Migration Period Chamber Graves
Danmarksby is a funny name, meaning "Denmark's village". The place-name people have suggested that either it really has something to do with Danes or it means marshland. The latter idea seems to hold more weight at the moment. Hard to understand why a large village right next to the royal cult centre of the ancient Swedes would be named after the Danes. Permanent embassies were most likely unknown to the tribal societies of the late 1st millennium AD.
The cemetery hasn't received final write-up and so has been sort of a Flying Dutchman of Swedish Migration Period studies. This has less to do with the artefact finds, which are nice but not all that many, and more to do with the grave ritual. Out of a hundred excavated burials almost half were inhumations, which is extremely rare in 5th and early 6th century Sweden. A number of them were chamber burials, which adds to the excitement. Like all the other Migration Period chamber graves of the lake Mälaren area, these had been looted (or messily exhumed) shortly after burial, but there were a few nice bits and pieces left. Bone, however, was very poorly preserved.
This morning me and Annika went to the Museum of National Antiquities in Stockholm to photograph a selection of finds from Danmarksby. The excellent Kent Andersson welcomed us and made the stuff available to us in the study room. Good to see the place again, felt as if a shadow had lifted from it. The museum is getting back in gear after a few years of politically very correct and scientifically very weak direction. Great to see them hiring archaeology PhDs with lots of fieldwork experience! Hope the new boss doesn't mess it up again, whoever it turns out to be.
Grave 124 was an untouched non-chamber inhumation, no human bone preserved. The pix above show most of the beads -- amber and glass paste -- and two copper alloy brooches. The larger one is of a cruciform type common in southwestern Scandinavia. The smaller broken brooch is partly encased in organic remains but looks unique to me. The closest parallels I've seen are from Scania. Grave 124 also had a poorly preserved iron brooch and a belt knife.
Grave 17 was a chamber grave, 300 by 175 by 40 cm with corner posts. It had been looted and the contents messed up. Above is a pair of gilded silver clasp buttons with chip-carved spiral decoration and bits of a stamp-decorated pottery beaker. Migration Period pottery in the area is ugly as all hell, but this pot looks like it may have been imported from Gotland were good pottery is common. There's also a set of tweezers and resin caulking from a bark box.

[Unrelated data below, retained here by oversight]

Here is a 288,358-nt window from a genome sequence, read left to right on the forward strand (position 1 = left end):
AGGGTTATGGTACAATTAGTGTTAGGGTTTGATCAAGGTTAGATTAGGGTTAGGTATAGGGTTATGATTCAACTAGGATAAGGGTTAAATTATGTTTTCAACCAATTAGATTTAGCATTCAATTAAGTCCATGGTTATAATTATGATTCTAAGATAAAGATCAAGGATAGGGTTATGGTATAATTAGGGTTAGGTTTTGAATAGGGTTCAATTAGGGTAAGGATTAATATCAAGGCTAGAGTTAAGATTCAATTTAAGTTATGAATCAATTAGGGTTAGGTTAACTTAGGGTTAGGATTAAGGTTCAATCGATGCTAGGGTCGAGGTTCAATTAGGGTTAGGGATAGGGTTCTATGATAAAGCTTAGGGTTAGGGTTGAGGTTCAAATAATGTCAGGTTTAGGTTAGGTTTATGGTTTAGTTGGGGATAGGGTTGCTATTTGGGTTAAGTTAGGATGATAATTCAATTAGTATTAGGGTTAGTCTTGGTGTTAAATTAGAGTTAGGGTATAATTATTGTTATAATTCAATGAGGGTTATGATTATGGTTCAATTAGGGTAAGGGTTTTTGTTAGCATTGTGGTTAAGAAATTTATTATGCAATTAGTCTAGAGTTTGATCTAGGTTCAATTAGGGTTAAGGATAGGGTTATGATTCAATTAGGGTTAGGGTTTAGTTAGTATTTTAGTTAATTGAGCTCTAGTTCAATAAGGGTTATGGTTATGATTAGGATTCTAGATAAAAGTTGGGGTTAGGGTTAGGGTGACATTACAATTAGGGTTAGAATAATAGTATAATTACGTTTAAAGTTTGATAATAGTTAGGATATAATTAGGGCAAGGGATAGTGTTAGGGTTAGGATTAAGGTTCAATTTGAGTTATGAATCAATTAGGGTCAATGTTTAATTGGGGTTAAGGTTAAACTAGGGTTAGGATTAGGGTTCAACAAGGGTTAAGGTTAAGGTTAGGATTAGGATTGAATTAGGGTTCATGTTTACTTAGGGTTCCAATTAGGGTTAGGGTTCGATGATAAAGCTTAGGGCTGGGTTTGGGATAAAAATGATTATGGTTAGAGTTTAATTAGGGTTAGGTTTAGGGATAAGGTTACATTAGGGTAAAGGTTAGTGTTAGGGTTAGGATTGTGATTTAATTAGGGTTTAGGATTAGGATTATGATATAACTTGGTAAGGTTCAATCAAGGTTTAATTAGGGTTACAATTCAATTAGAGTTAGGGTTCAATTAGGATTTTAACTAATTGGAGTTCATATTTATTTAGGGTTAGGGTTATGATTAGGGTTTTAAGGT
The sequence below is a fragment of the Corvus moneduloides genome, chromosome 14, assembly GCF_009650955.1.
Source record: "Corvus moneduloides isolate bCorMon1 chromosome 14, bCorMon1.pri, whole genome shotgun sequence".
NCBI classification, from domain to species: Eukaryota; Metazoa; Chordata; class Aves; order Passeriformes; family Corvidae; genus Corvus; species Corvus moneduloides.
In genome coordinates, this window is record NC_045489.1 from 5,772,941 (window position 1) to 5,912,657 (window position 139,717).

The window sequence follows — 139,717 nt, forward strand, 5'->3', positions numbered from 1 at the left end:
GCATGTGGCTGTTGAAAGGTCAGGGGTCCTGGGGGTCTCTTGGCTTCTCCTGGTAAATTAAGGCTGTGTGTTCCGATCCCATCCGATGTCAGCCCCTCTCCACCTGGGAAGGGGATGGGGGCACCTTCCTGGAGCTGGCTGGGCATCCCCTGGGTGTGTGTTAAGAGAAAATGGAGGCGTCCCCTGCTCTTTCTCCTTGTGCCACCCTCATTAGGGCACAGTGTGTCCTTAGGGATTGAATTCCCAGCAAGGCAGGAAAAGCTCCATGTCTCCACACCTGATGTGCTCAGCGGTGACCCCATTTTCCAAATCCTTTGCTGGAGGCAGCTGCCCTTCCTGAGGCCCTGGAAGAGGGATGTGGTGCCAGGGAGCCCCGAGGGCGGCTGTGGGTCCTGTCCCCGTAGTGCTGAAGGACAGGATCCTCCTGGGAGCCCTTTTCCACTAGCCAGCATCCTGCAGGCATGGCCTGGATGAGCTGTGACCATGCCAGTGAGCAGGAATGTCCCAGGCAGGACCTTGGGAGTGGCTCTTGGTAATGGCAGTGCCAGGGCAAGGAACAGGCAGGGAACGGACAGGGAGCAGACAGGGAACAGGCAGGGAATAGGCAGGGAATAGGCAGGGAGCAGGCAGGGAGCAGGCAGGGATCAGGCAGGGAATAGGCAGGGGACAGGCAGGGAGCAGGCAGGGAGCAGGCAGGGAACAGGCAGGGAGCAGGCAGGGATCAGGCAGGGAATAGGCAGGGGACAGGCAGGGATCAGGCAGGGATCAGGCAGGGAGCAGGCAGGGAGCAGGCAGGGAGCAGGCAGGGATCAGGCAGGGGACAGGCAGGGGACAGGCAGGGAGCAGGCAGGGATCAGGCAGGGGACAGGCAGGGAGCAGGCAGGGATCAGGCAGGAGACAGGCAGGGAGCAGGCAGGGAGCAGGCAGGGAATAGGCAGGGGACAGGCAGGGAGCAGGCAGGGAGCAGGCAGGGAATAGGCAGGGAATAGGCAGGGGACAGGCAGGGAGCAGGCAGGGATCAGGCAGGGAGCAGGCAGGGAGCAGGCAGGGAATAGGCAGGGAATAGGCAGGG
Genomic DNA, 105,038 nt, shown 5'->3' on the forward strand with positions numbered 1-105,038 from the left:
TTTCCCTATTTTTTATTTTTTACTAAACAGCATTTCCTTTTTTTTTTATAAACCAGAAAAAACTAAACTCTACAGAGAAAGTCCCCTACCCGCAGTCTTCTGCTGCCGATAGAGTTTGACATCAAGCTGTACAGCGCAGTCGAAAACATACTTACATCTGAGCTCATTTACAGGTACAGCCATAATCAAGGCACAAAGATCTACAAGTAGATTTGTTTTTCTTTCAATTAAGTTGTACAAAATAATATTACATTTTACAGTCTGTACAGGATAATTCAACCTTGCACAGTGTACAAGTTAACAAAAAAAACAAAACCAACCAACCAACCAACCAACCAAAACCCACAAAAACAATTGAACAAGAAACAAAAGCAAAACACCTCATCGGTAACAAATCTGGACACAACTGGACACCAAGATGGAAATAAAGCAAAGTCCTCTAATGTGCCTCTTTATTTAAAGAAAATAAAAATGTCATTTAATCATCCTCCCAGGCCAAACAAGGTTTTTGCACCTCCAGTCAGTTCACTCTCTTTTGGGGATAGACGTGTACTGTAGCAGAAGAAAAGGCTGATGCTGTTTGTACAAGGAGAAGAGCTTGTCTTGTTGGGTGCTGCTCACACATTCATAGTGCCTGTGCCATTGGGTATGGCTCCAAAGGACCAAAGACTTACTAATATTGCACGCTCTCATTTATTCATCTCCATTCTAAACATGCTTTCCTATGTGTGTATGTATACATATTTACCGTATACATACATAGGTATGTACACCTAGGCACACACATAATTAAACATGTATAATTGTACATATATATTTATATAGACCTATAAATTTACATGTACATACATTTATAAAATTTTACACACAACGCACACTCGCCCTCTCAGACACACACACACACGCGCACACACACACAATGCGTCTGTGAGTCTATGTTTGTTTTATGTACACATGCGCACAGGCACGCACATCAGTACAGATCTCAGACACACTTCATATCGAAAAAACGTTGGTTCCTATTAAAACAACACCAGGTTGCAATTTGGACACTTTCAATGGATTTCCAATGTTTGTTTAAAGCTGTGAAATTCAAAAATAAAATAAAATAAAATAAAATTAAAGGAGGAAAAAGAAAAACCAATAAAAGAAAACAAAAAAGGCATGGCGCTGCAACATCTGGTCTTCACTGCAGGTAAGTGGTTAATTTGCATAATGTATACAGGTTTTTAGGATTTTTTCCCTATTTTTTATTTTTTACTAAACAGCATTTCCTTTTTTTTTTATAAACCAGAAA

This beautiful little silver Bügelknopf brooch was found in grave 141, an unassuming tiny concentration of burnt bone and charcoal. Other finds were just a copper alloy wire fragment and a few ugly potsherds. This is the oldest datable grave at the cemetery, a 4th century burial, and its general tinyness makes me wonder if it may have been a child's burial. The bones don't tell.
Great job, this. Pick out the best finds and most interesting structures from a site everyone's curious about and present it all to the interested public in an appealing way. I should try to find a way of getting paid to do this more often.
- Nockert, M. 1991. The Högom find and other Migration Period textiles and costumes in Scandinavia. Archaeology and environment 9. University of Umeå.
- Sigvallius, B. 1993. Danmarksby. Osteologisk undersökning av gravmaterialet från fornlämning 100, Danmarksby, Danmarks socken, Uppland. Dnr 4283/72. Rapportserie från Osteologiska enheten, Statens historiska museum 1993:11. Stockholm.
- [Wexell] Sjöberg, A. 1975. Två gravfält i Danmarks sn. Uppland 1975. Uppsala.
- Wexell, A. 1993. Danmarksby – en by redan under folkvandringstid? Långhundraleden. En seglats i tid och rum. Knivsta.
[More blog entries about Migration Period, Dark Ages, graves, archaeology, Sweden; folkvandringstiden, gravar, arkeologi, Uppland.]